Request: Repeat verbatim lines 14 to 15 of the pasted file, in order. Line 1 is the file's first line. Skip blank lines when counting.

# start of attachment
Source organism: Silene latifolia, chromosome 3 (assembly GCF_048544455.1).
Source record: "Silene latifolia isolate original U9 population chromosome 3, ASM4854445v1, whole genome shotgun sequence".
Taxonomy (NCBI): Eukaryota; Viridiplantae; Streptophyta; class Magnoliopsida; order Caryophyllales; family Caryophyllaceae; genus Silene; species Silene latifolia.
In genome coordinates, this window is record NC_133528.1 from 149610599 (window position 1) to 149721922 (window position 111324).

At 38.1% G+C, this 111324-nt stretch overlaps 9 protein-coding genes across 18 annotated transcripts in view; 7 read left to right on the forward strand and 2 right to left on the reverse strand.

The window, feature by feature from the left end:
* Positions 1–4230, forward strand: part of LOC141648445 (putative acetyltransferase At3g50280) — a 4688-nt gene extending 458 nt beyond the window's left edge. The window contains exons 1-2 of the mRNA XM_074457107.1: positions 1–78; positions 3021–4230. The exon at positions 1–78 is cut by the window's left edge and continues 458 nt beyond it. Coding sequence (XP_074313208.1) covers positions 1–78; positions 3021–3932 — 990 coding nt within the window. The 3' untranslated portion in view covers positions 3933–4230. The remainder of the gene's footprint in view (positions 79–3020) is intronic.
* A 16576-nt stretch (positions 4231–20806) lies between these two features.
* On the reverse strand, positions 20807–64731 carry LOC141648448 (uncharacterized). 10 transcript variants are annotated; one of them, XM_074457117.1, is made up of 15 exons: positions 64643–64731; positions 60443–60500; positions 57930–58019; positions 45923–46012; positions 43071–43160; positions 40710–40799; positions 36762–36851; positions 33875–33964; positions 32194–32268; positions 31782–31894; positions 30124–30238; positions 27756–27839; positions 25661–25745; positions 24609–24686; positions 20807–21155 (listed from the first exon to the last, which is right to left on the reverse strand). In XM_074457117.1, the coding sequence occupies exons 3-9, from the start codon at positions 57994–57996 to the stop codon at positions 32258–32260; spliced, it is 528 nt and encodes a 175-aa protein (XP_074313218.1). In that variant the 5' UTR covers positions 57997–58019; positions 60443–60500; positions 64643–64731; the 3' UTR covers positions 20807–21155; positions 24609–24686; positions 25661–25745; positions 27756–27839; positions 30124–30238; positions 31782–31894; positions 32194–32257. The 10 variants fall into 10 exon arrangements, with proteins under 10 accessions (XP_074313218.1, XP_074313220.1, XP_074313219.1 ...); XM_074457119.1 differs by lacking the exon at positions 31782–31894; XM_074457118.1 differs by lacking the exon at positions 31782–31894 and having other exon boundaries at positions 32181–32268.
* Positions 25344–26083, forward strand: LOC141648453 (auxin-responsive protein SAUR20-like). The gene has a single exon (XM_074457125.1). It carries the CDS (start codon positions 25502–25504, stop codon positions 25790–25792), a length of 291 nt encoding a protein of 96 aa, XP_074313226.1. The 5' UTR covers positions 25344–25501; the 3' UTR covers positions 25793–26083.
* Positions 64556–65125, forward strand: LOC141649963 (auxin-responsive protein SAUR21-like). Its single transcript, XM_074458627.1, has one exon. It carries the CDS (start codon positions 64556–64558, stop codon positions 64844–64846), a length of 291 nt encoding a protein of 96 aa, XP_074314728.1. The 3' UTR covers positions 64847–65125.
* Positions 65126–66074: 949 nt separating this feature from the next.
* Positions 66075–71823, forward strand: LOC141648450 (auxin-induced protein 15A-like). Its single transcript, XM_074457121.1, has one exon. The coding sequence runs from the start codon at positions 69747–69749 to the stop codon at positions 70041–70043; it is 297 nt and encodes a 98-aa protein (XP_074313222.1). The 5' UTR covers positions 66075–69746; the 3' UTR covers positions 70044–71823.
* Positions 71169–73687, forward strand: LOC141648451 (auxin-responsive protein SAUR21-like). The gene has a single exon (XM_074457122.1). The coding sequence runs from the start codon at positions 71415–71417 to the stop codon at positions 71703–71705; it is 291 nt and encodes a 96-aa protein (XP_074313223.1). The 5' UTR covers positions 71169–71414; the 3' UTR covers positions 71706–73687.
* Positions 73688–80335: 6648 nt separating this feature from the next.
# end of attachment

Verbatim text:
* Positions 71169–73687, forward strand: LOC141648451 (auxin-responsive protein SAUR21-like). The gene has a single exon (XM_074457122.1). The coding sequence runs from the start codon at positions 71415–71417 to the stop codon at positions 71703–71705; it is 291 nt and encodes a 96-aa protein (XP_074313223.1). The 5' UTR covers positions 71169–71414; the 3' UTR covers positions 71706–73687.
* Positions 73688–80335: 6648 nt separating this feature from the next.